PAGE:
A man of many styles that still manages to enthrall and inspire even to this day, twenty years after his Circle of Dust debut. In his various guises, he has penned industrial music, more melodic songs, slightly more metal sounds and then some.
For this album, he travels to his roots. To that time in the eighties when New Wave ruled supreme and no one could see anything but synthesizers for miles around. Read more
No other decade since the 50’s had been so steeped in Futurism.
In the 50’s, that nod toward futurism was all about flying cars and robots. Things that would make life easier. In the fifties, too, this futurism was all about cleanliness. The future portrayed in the fifties generally had a lot of clean, sleek lines. From the Hanna-Barbera domes the Jetsons lived in to the vast robots that occupied more space than a mere human, the future seemed to be bright and generally on the side of the people.
Then, the American Dream was shattered and the nightmare we woke up in was a little bit different. A little bit darker.
But not everything about 80’s futurism was entirely dark. Sure, there were much harsher lines, now. And a much darker tone in terms of corporations ruling everything and yes, there was a lot of fear that the arms race between America and Russia would turn game-ending for everyone, but where the 80’s were grittier, they still had a lot of colour and spark.
And this is about where I introduce Sigue Sigue Sputnik. Read more
Welcome, one and all to a new year and a new February. Last year, I didn't do very well at all, so this year, I'm going to try my utmost to actually vanquish four games off of my tottering pile of games that I've collected over the last forty+ years. Read more
And I have grown to seriously not like the hostage diversion.
I'd been messing around with stealing cars, because you have to do that to get through the big list of stuff that entails a "perfect game." and along the way, i'd taken twenty hostages. these were all mostly innocent bystanders. i just wanted the cars, you see, so i could rack up the requisite number  for the achievement.
But then I had to sit down and actually slog through getting hostages.
And that's super tedious. Allow me to explain:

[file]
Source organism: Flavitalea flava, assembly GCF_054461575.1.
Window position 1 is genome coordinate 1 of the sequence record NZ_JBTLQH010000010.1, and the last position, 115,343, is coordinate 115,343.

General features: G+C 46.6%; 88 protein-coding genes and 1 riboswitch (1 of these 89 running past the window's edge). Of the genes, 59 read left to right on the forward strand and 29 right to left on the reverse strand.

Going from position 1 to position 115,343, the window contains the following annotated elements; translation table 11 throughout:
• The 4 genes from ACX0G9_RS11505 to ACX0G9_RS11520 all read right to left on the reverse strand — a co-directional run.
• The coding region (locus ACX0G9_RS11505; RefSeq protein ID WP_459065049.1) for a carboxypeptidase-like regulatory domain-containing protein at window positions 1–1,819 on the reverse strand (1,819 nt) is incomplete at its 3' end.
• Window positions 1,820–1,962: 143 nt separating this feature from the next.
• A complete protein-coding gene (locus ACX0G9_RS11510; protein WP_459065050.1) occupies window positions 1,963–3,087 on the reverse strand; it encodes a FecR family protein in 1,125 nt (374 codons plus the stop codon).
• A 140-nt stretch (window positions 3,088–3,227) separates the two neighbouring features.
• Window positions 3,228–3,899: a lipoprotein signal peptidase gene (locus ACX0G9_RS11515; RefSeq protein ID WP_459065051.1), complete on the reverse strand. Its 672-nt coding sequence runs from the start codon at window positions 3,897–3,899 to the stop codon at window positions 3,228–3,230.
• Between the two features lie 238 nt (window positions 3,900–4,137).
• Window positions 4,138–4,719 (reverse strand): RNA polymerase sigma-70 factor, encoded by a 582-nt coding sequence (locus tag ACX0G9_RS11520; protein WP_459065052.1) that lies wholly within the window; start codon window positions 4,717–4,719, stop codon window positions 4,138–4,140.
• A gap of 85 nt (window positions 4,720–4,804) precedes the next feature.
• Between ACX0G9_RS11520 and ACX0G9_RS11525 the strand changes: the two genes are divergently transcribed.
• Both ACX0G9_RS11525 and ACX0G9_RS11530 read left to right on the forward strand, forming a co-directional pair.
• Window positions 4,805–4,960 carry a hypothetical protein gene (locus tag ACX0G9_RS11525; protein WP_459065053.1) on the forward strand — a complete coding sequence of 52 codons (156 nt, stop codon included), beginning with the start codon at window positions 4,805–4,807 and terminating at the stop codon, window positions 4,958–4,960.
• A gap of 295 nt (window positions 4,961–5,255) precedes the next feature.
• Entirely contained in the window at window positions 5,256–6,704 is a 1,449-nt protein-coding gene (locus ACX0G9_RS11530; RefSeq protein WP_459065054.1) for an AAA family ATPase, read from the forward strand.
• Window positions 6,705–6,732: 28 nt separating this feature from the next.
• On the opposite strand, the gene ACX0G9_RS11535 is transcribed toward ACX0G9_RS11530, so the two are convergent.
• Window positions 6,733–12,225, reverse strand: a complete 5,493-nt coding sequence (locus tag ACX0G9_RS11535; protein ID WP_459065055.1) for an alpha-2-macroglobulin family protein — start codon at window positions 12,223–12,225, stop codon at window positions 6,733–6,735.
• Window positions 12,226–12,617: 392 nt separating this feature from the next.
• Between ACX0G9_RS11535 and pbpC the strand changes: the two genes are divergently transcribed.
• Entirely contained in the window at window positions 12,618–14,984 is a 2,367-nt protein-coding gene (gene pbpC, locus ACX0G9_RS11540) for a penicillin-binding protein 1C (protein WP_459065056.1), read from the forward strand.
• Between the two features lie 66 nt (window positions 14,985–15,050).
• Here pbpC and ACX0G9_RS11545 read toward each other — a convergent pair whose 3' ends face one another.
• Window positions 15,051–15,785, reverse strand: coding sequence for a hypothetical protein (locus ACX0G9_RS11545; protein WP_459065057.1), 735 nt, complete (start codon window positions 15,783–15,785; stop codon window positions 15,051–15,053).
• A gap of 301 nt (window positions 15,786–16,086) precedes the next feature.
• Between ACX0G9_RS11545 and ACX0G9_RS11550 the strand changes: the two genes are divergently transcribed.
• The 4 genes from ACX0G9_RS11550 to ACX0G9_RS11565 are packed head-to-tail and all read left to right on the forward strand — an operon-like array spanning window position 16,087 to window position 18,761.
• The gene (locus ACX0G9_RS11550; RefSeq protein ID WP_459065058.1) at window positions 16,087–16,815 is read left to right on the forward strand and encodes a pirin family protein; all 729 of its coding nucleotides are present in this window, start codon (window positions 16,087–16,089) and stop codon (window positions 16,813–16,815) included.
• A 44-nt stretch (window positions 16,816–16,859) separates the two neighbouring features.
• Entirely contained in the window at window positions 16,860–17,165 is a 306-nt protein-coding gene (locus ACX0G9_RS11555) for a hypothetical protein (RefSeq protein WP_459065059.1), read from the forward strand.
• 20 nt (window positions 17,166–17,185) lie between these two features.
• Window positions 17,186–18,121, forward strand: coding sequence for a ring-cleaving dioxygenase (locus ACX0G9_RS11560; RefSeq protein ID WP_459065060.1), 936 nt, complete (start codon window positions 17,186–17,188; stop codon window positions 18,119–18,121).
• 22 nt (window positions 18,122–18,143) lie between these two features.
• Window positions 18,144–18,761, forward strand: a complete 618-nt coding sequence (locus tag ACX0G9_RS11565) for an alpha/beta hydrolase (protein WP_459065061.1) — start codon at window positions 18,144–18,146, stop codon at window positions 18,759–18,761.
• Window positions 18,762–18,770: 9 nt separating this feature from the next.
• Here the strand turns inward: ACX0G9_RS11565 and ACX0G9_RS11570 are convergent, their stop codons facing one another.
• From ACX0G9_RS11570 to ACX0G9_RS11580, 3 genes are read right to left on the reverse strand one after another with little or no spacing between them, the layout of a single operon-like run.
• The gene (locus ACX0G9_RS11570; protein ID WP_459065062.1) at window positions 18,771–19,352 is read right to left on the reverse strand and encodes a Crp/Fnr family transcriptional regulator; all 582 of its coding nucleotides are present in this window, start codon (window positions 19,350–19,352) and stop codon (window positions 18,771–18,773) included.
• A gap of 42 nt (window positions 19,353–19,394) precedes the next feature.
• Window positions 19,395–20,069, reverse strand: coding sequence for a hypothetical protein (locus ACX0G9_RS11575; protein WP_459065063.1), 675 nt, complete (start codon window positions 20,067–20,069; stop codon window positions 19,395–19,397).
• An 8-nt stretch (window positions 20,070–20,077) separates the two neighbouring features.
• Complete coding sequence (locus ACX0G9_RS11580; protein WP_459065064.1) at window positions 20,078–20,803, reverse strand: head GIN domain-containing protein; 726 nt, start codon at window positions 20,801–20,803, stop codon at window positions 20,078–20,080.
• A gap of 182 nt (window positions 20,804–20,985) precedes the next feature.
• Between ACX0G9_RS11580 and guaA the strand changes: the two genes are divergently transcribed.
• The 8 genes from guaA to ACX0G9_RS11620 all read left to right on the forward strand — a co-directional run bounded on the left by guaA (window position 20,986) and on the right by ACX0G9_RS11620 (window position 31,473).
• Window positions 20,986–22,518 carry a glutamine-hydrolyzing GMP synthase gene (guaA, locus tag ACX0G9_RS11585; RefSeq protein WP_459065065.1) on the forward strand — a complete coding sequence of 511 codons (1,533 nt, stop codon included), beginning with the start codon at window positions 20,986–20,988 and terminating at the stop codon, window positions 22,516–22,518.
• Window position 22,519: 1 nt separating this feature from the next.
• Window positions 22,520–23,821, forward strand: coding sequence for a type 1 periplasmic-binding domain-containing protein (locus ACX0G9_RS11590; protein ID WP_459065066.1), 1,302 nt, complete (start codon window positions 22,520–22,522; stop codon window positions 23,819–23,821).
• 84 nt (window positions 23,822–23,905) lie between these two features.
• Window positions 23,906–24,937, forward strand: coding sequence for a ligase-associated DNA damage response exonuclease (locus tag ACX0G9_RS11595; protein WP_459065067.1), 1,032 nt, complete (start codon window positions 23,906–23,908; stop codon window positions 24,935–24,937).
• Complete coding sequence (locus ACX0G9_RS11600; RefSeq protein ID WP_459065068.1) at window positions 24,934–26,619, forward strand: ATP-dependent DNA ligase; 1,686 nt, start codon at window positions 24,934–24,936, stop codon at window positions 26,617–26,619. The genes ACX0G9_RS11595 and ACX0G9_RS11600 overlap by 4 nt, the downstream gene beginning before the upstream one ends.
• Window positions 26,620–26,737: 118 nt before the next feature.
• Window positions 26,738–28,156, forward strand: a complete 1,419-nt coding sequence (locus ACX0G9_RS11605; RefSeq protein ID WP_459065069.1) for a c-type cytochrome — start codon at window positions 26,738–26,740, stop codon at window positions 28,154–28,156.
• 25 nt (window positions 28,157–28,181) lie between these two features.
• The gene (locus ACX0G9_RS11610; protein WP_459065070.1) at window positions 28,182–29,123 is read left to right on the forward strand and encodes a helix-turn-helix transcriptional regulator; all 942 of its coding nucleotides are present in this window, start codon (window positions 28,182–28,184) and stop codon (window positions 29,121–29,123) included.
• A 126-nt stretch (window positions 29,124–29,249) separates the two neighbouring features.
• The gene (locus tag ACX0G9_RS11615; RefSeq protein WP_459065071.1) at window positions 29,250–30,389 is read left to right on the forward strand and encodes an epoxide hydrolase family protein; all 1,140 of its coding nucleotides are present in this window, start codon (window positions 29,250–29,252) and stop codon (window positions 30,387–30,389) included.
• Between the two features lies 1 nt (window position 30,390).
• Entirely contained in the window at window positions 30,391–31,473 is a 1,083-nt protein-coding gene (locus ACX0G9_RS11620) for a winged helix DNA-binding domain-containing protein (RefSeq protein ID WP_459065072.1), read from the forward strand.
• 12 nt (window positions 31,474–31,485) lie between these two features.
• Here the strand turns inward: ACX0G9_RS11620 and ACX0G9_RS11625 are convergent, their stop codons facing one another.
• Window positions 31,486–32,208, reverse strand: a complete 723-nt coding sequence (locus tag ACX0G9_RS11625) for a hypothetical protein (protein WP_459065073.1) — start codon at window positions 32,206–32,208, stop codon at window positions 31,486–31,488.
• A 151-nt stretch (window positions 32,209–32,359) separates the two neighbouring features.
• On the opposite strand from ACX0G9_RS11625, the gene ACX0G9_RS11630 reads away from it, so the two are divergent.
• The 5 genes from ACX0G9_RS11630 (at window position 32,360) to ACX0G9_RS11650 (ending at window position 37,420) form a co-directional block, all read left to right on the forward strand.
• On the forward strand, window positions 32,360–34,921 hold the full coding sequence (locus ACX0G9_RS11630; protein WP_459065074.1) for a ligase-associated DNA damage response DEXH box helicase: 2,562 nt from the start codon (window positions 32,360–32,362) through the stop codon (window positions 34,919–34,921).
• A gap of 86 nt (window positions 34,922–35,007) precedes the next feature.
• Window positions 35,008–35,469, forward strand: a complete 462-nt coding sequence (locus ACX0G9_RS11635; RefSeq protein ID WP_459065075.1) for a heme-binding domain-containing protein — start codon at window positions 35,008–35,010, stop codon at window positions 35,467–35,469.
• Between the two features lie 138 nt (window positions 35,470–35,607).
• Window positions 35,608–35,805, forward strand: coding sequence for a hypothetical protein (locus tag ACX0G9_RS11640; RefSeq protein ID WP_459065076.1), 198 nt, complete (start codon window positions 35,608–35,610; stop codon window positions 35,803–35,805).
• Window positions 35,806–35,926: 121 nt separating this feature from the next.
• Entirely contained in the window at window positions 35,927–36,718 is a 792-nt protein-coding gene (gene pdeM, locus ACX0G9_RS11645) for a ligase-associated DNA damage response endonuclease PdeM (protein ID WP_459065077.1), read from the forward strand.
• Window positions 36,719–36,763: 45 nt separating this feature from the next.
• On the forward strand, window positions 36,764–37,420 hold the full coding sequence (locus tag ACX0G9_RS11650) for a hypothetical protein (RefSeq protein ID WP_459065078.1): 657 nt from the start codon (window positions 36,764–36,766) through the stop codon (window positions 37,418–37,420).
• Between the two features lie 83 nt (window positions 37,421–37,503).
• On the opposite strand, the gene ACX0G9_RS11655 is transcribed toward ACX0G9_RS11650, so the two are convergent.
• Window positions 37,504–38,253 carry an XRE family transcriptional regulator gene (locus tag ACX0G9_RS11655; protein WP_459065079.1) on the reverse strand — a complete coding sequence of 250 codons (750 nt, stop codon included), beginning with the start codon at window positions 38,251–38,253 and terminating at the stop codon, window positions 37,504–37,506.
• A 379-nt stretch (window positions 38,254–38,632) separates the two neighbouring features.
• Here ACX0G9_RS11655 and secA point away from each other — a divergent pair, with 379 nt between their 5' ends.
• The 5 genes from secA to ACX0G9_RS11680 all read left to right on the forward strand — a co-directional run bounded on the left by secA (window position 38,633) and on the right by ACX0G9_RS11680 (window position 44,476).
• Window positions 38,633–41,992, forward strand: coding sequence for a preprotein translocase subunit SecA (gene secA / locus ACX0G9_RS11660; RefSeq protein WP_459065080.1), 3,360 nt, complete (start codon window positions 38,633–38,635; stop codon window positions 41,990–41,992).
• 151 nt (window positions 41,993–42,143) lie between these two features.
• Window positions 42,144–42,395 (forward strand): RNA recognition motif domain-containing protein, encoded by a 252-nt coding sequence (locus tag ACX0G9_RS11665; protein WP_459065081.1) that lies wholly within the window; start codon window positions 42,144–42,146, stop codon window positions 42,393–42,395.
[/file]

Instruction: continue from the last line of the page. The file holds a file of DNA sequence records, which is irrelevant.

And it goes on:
To take a car, you go up to the car and you hit a button. Not a problem. If there's a bonus person in the car, you can take them as a hostage. But not everyone's on board with being a hostage, so while the car is being stolen, they will typically tumble out before the hostage notification can be posted. OK. Fine. There's a faster way of stealing a car where you can run along the tarmac and "jump" into the car from a distance. Only this will SOMETIMES eject everyone else out the car. Did it have two people in it [a driver and a potential hostage?] Well, great, now they're on the floor spazzing out.
The game also randomizes cars and how many people are in them. See a car that - one time - had a driver and two hostages? The next time, it might only have a driver.
It's tedious. And you have to get 50 [!] of these. No wonder I've been leaving these for last [well, these and the backbreakingly stupid Heli-Assault missions.]
So. Gentle Reader. In the pursuit of a "perfect game" what achievements and/or actions have you had to perform that you ended up disliking?
And with that, let's find out what the rest of the Twinstiq crew are playing: Read more
I have been playing games for many years, but actually reviewing them is a new-ish practice for me. I figured it would be useful to my readers to know how I go about reviewing the media I present here. Read more
Sometimes, a game comes along that does something extra-ordinary.
Before you play it, you can't help but wonder if you're going to like it - exactly because of it's differences - but once you have played it, you see the world just a little bit differently. The game opens new possibilities, new vistas.
Loom's story isn't wholly original, but given it's run time and the themes it's trying to convey to the player, that's just fine. What is masterful is the way it presents this story. Read more
Last week, we talked a little about Brothers and games very like it. These titles are often experiences more than they are games. You get into them and you direct a protagonist, but you don’t do much actual video gaming: there’s no one to kill, there’s no score to beat and – most tellingly, often, no way to really fail.
There’s just you, the story and whatever medium the story passes through as it unfolds. Sometimes, this is a walking simulator, [you are in a 3d environment where you can roam around and encounter the story] sometimes, it’s a text-driven experience where the narrative unfolds as a collection of still pictures and verbose writing, but sometimes – as is the case with To The Moon – the entire affair is top-down and looks remarkably like an old-school 16 bit RPG.
At first, that sounds like a supremely odd thing to do, but it works here. It works because a lot of the story is conveyed by dialogue and RPG’s can sometimes by very dialogue heavy. Read more
On the one hand, we have games that are truly games – with systems and high scores and scores of people to kill.
On the other, there are experiences. The industry hasn’t been kind to these, calling them walking simulators and then writing them off, but these experiences are part of the glue-that-binds. You see, there are just things that cannot be done in a book or movie form. You can only have them as games.
Brothers is a game like this. It straddles a quite-fine line between experience/walking simulator and “game” but it thrives exactly because it’s on that knife edge.
And, in one short play through, it has become one of my very favourite games of 2016. Read more